University students deserve better; they’re the pandemic’s forgotten victims – Sarah Todd

UNIVERSITY students – and more specifically their hard-working parents and grandparents – have been hung out to dry during the pandemic, and it is time that the Prime Minister recognised this.

has the Government paid sufficient heed to the needs of university students during the pandemic? Columnist Sarah Todd poses the question.

There has been no bigger Boris backer than this correspondent; but when it comes to the scrap heap students and their finances have been thrown on even this flag flyer for the Prime Minister can no longer turn a blind eye.

The one possible excuse may be that the Secretary of State for Education, Gavin Williamson, is useless and hasn’t got a grip on the scandal; therefore our boyishly likeable leader hasn’t been properly briefed.

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There is no doubting in my mind that if education was Chancellor Rishi Sunak’s remit there would have been some form of snazzy scheme sorted.

Scarborough-born Gavin Williamson is ultimately responsible for universities as Education Secretary.

He’d have been on it.

Come September, our daughter will begin her third and final year of university.

The first was cut short because of the pandemic – she ended up coming home and getting a job milking cows – and the second year never really got going.

Most university students have been forced to study at home during the pandemic.

She came home and worked mucking out racehorses between sporadic online learning that was far from easy with our terrible rural Wi-Fi connection.

Her parents didn’t go to university so it was quite a family milestone as she headed off down south to start a degree.

She should have been having the time of her life but instead was stuck in her freezing bedroom (The Husband doesn’t believe in central heating) trying to tune into some zoom lecture that might or might not appear.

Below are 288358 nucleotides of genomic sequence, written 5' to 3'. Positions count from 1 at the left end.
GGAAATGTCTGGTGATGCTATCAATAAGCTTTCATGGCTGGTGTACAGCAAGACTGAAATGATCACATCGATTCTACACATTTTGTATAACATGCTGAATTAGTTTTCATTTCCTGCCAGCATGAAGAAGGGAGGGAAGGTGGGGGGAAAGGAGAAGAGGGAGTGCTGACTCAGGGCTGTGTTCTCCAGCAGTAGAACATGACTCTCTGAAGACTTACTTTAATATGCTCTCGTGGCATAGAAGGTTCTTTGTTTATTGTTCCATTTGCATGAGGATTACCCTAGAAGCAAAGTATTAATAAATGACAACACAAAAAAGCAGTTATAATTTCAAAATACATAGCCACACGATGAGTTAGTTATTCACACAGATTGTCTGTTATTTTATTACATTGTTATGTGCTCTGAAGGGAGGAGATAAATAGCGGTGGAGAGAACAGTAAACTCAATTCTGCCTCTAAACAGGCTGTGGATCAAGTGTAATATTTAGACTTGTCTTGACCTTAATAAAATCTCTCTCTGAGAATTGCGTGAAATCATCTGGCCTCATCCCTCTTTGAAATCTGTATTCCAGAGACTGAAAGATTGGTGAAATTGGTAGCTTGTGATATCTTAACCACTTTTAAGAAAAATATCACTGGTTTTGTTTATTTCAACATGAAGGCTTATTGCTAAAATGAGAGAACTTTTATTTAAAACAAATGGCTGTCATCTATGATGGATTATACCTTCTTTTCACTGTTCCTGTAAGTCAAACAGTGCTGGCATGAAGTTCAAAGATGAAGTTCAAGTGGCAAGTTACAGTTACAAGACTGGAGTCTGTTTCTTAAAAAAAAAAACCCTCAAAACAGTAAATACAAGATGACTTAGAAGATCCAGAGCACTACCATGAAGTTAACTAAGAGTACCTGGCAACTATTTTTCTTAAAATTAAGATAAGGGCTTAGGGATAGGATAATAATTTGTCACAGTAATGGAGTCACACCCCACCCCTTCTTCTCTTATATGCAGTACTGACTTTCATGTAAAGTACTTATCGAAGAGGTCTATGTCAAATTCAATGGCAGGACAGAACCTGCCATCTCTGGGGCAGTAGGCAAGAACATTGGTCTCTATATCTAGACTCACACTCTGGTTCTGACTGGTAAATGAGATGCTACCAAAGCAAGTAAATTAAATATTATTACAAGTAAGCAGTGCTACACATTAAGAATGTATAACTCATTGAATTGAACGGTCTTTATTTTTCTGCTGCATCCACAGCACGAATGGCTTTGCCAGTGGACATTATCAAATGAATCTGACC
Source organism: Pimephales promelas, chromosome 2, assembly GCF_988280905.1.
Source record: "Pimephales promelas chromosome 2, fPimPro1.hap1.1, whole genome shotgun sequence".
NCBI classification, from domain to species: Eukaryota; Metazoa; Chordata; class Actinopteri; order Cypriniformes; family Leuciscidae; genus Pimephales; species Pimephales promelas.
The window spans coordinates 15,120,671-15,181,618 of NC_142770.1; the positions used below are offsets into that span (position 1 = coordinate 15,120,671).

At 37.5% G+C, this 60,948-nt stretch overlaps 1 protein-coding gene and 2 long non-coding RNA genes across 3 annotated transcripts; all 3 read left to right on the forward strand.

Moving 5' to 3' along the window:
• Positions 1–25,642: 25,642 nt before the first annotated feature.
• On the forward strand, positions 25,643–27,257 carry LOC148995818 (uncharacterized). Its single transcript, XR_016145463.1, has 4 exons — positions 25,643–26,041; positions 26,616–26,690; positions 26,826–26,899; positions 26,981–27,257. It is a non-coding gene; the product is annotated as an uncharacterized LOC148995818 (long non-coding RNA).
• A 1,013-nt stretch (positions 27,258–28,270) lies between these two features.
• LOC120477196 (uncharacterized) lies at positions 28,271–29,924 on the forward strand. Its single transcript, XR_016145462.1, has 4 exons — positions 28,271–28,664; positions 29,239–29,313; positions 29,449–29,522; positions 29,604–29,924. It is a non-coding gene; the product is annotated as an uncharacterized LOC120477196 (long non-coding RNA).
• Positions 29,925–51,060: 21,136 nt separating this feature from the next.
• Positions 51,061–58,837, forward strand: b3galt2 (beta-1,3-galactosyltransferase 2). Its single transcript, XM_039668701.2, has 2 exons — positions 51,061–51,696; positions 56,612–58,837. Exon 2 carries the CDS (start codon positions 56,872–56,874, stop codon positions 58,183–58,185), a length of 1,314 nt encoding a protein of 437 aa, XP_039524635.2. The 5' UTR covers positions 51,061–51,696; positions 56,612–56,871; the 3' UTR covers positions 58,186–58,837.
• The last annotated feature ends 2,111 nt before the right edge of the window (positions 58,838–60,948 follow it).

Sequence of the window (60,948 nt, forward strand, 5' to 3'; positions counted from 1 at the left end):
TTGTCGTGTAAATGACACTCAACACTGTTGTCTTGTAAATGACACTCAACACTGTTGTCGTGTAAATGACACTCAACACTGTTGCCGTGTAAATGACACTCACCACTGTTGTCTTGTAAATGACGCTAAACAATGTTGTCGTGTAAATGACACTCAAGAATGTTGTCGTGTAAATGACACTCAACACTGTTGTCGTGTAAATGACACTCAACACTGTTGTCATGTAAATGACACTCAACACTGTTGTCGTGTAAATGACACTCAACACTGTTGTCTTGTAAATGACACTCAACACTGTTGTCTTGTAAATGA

And you know the worst thing?

Having to pay full whack for it – then the blessed £500 a month or whatever for the house she wasn’t living in. It’s been a double-whammy to discover how many of her fellow students are on full maintenance grants while she gets the bare minimum.

University seems like an old boys’ club that we’re not members of and this disparity needs to stop.

The tales she told back when university wasn’t an online experience were straight out of Evelyn Waugh’s Brideshead Revisited.

The modern-day twist is how many brought up in the world of boarding schools, skiing, South of France and so-on receive full financial support.

We’re the mugs of course; not knowing the loopholes.

The Daughter went to the local school and bought her little Mini with the milking money. We’re not at all wealthy; her father refused time off on furlough, never takes a day’s holiday and turns all the lights off (you already know about the heating).

Grandparents have helped and we’ve managed but we have never felt more like the proverbial squeezed middle.

Where is a little something back?

Private landlords should be made to make some kind of goodwill gesture to students. It’s just not on.

Our daughter’s letting agent has been coming on strong about how the house should be left – professional oven and carpet cleaners and so-on – well he can jump up. It’s hardly been lived in.

If our younger offspring decides to go to university we’ll be so cautious.

Of course, he should have the same opportunity as his sister but the fear is that online lectures will become the norm and university will never again be the pre-Covid learning experience it once was.

Yes this has been a global pandemic; it wasn’t the fault of the universities.

But, on the other hand, did they really need to take all that money in fees for a service that was half-cocked to say the least?

Our family in the middle is one example; but mention must also be made of those from poorer backgrounds who may have fared better on the maintenance grant front.

They will still be saddled for decades with paying off student debts for such a disrupted education of sorts.

To finish on a positive, our undergraduate has found some super work experience for the summer holidays.

The end is in sight; but that glimmer of light is thanks to her tenacity in writing letters and the kindness of strangers in replying.

There should be tuition fee and rent rebates for students.

It’s just not fair of the Government to offer financial assistance to so many other groups in society – through the furlough scheme, benefits uprating, help for small and large businesses and so on – but cock a snook at those on degree courses (and their families) or those still contemplating going to university after receiving their A-Level results next week.

It’s been a miserable couple of years for everyone; the very least the Government can do is give young people – who will be paying through their taxes for all those people on furlough for the rest of their working lives – a bit of a perk.

A few grand back; otherwise the message seems to be working hard and living within your means equals you get forgotten about.

* Sarah Todd is a former editor of Yorkshire Life magazine. She is a farmer’s daughter, mother and journalist specialising in country life.

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